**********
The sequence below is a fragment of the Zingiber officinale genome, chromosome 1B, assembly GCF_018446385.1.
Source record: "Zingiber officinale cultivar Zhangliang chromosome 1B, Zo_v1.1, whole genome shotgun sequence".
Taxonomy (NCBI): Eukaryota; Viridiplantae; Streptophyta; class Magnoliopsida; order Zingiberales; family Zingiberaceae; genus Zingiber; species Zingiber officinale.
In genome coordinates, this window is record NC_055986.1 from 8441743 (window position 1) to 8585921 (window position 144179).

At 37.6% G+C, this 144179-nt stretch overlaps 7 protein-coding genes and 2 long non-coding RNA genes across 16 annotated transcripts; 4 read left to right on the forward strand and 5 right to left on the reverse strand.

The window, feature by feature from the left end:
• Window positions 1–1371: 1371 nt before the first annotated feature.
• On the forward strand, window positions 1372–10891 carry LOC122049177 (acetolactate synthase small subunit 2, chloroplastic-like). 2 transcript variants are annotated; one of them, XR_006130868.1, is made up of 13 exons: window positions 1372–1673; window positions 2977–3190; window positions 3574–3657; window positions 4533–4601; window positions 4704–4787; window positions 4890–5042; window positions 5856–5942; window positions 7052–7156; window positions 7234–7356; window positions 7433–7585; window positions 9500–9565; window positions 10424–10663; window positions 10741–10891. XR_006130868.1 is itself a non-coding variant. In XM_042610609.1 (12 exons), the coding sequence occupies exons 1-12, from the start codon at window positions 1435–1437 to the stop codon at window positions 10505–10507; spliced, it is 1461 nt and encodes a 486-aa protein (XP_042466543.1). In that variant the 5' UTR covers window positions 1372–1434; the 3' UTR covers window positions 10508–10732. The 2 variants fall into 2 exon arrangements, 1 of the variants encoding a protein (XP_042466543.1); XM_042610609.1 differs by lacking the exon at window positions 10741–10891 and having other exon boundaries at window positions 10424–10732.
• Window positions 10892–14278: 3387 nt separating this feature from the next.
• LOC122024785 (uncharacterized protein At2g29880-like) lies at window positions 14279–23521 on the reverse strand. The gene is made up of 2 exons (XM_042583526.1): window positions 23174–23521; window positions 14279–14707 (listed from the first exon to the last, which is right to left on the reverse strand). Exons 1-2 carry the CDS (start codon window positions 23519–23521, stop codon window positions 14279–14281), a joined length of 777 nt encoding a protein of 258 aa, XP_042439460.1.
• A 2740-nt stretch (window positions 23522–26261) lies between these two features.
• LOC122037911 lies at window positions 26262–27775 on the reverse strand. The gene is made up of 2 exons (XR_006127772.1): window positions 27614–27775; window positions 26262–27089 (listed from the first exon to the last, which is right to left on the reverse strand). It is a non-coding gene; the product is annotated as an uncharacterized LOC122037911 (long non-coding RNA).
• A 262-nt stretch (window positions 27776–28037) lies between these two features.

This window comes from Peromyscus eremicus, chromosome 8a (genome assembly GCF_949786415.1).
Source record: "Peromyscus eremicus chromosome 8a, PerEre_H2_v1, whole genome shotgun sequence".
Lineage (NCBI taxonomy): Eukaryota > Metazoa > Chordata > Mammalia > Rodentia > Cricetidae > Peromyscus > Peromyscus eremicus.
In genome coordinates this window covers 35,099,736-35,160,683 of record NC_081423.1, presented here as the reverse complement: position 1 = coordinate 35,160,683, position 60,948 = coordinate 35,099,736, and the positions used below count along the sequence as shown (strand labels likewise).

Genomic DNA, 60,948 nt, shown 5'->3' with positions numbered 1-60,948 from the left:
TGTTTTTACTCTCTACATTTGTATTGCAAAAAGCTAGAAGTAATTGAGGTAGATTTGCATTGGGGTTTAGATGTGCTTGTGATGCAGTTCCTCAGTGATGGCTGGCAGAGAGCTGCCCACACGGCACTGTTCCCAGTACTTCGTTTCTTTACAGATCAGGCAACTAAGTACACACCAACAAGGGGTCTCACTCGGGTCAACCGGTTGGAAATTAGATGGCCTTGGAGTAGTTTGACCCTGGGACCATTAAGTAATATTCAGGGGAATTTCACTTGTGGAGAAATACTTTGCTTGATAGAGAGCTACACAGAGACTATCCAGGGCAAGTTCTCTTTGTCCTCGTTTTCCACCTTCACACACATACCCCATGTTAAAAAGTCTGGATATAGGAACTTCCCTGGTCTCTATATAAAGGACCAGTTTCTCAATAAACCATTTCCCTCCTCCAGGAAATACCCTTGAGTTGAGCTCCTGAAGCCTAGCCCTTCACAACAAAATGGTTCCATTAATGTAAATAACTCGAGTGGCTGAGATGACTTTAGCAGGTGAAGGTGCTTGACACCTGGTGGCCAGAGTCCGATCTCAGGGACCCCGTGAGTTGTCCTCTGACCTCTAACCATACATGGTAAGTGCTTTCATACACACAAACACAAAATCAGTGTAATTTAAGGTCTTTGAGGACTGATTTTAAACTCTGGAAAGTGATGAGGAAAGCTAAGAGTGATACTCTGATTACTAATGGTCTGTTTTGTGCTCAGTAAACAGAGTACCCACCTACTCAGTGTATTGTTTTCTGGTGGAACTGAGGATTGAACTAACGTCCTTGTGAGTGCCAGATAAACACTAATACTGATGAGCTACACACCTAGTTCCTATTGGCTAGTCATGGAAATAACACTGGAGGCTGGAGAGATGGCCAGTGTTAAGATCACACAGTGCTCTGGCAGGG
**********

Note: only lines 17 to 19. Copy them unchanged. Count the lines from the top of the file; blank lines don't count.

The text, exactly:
In genome coordinates this window covers 35,099,736-35,160,683 of record NC_081423.1, presented here as the reverse complement: position 1 = coordinate 35,160,683, position 60,948 = coordinate 35,099,736, and the positions used below count along the sequence as shown (strand labels likewise).

Genomic DNA, 60,948 nt, shown 5'->3' with positions numbered 1-60,948 from the left:
TGTTTTTACTCTCTACATTTGTATTGCAAAAAGCTAGAAGTAATTGAGGTAGATTTGCATTGGGGTTTAGATGTGCTTGTGATGCAGTTCCTCAGTGATGGCTGGCAGAGAGCTGCCCACACGGCACTGTTCCCAGTACTTCGTTTCTTTACAGATCAGGCAACTAAGTACACACCAACAAGGGGTCTCACTCGGGTCAACCGGTTGGAAATTAGATGGCCTTGGAGTAGTTTGACCCTGGGACCATTAAGTAATATTCAGGGGAATTTCACTTGTGGAGAAATACTTTGCTTGATAGAGAGCTACACAGAGACTATCCAGGGCAAGTTCTCTTTGTCCTCGTTTTCCACCTTCACACACATACCCCATGTTAAAAAGTCTGGATATAGGAACTTCCCTGGTCTCTATATAAAGGACCAGTTTCTCAATAAACCATTTCCCTCCTCCAGGAAATACCCTTGAGTTGAGCTCCTGAAGCCTAGCCCTTCACAACAAAATGGTTCCATTAATGTAAATAACTCGAGTGGCTGAGATGACTTTAGCAGGTGAAGGTGCTTGACACCTGGTGGCCAGAGTCCGATCTCAGGGACCCCGTGAGTTGTCCTCTGACCTCTAACCATACATGGTAAGTGCTTTCATACACACAAACACAAAATCAGTGTAATTTAAGGTCTTTGAGGACTGATTTTAAACTCTGGAAAGTGATGAGGAAAGCTAAGAGTGATACTCTGATTACTAATGGTCTGTTTTGTGCTCAGTAAACAGAGTACCCACCTACTCAGTGTATTGTTTTCTGGTGGAACTGAGGATTGAACTAACGTCCTTGTGAGTGCCAGATAAACACTAATACTGATGAGCTACACACCTAGTTCCTATTGGCTAGTCATGGAAATAACACTGGAGGCTGGAGAGATGGCCAGTGTTAAGATCACACAGTGCTCTGGCAGGG